Unfortunately, Dorothy Arzner was unable to complete direction on her final film, First Comes Courage. Though she received full directorial credit, Charles Vidor finished the film after she came down with a life-threatening bout of pneumonia. It was the only film she directed that she was unable to finish.
First Comes Courage is set in Norway 1942. We open on Nicole Larsen (Merle Oberon), a Norwegian woman scorned by her countrymen for carrying on a love affair with German officer Major Paul Dichter (Carl Esmond.)
We immediately learn that Nicole is a spy, fighting to free Norway from German occupation. She feeds intelligence from her Nazi lover to the Allies that helps them bomb critical Nazi strongholds.
Dichter begins to suspect Nicole, and sensing his wavering commitment, she calls for reinforcements. Norway’s American allies decide to assassinate Dichter and make it look like he was a random casualty in the latest Allied raid. They will then evacuate Nicole to safety.
American Allan Lowell volunteers for the assignment, and we soon find out why—he and Nicole were lovers before she began romancing Dichter for information.
To determine for sure whether or not Nicole is a spy, Dichter takes two actions—he feeds her false intelligence and proposes marriage.
Knowing she will gain more power as a commander’s wife, she calls off the assassination and agrees to the marriage. But it’s too late, for when she feeds Dichter’s fake intelligence to the Allies and they bomb a worthless cannery, Dichter knows his bride-to-be is a traitor.
He goes through with the wedding anyway and confronts her on their wedding night. She is finally free to release the scorn and disgust she has for him, and calls him a coward and expresses no remorse for betraying him.
He plans to make her murder look like an accident to save face with his fellow officers (no good Nazi marries an Allied spy, after all) but Allan shoots him dead before he has the chance.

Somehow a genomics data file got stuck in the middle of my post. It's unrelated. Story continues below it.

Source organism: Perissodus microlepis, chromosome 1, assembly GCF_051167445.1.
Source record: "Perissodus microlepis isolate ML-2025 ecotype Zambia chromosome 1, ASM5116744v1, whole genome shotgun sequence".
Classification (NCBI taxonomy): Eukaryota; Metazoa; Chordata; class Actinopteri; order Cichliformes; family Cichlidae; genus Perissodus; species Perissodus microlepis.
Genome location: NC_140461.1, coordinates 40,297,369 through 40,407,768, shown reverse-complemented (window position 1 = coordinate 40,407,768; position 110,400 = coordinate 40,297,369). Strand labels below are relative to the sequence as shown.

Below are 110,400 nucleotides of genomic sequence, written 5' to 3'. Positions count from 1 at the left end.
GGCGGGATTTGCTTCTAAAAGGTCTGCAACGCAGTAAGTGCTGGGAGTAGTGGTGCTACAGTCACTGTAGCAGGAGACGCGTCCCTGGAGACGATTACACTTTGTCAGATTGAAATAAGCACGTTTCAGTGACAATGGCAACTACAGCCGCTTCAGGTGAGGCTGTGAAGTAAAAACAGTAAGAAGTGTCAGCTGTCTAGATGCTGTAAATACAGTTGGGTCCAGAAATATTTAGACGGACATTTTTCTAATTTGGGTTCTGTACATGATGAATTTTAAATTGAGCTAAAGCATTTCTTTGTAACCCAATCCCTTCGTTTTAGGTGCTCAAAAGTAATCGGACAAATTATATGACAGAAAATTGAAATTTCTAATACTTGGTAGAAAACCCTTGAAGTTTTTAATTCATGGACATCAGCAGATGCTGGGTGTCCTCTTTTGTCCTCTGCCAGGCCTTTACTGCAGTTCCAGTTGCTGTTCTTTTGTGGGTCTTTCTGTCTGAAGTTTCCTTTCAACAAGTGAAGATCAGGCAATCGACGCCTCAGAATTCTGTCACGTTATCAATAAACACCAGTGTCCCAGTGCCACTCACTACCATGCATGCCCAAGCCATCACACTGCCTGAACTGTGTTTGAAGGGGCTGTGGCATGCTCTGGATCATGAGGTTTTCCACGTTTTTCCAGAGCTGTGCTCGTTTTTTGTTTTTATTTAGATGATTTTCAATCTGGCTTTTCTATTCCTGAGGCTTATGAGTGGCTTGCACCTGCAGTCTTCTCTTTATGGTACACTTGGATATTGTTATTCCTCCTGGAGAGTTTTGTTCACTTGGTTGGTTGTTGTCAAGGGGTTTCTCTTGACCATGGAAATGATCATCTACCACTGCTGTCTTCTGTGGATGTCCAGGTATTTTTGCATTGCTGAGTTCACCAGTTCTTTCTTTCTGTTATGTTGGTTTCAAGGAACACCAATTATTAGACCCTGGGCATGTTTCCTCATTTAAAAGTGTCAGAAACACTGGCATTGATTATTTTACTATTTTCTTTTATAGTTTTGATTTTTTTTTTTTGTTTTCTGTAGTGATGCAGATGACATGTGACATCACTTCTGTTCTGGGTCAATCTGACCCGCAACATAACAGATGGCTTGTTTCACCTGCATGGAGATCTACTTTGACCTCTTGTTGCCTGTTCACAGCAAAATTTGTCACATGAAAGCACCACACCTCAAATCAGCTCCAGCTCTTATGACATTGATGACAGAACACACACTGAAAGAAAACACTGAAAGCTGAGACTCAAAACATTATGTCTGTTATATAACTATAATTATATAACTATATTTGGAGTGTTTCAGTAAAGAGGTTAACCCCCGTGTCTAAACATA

Allan believes he and Nicole will finally be together, but she insists on staying behind in Norway, knowing that as the widow of a German officer, she’ll have even more power and access to information that will help the Allies.
Allan begs her to quit—she’s done enough, and she’s in too much danger.
Allan insists they are never to be apart again, but Nicole is resolute, telling him:
“Oh but darling it isn’t that kind of world anymore. People don’t dance and laugh and ski, as we once used to.”
She understands that unless and until they win the war, none of them will have freedom to love, no matter what they might pretend.
After one final protest, she tells him, “I’ll quit when you quit.”
The film ends with Allan returning to the army’s boat as Nicole makes her way back to the dangerous mission that will almost certainly end in her death.
First Comes Courage is an inventive World War II thriller, a celebration of patriotism and bravery that was common in films of the era. Oberon plays Nicole with an appropriate intensity—we can see her loathing for the man she pretends to love, and her fear that discovery is imminent. We can also admire Nicole’s resolve to continue and wonder if we’d do the same in her shoes.
The film’s Achilles’ heel is that there is zero chemistry between Oberon and Brian Aherne. And so while I applaud Nicole’s courage in returning to her field of battle, I don’t quite buy that she was heartbroken over leaving Allan behind.
Unfortunately for Arzner, the film flopped in 1943, her second in a row after Dance, Girl, Dance.
Her ultimate split from Hollywood seemed a mutual breakup—she wanted to make films with strong, independent female characters but a code-enforced Hollywood at war had no interest in them.
Chalk it up to irreconcilable differences.
Dorothy Arzner would never direct another feature film, but she continued to have an active career in the film industry. She made Women’s Army Corps training films, produced plays, and even had a radio show. She started teaching cinema in 1952, eventually joining the faculty of UCLA in 1961.
At UCLA, she taught cinema and film to Francis Ford Coppola, who speaks warmly of Arzner on the Dance, Girl, Dance DVD extras.
She even hooked up again with her old friend Joan Crawford, directing Pepsi commercials after Crawford married Alfred Steele, her final husband and the CEO of Pepsi.
Dorothy Arzner’s films are worth watching today because they put strong women at the center of the story in a time when that was rare.
More than anything, I wonder what films we missed out on when Arzner’s career was cut short by the implementation of the production code.
She was a unique voice in Hollywood, directing the early works of such eventual stars as Claudette Colbert, Katharine Hepburn, Joan Crawford, and Rosalind Russell.
We’re lucky that her films have been preserved and we can still enjoy them today.
- Mayne, Judith. Directed by Dorothy Arzner. 1994.
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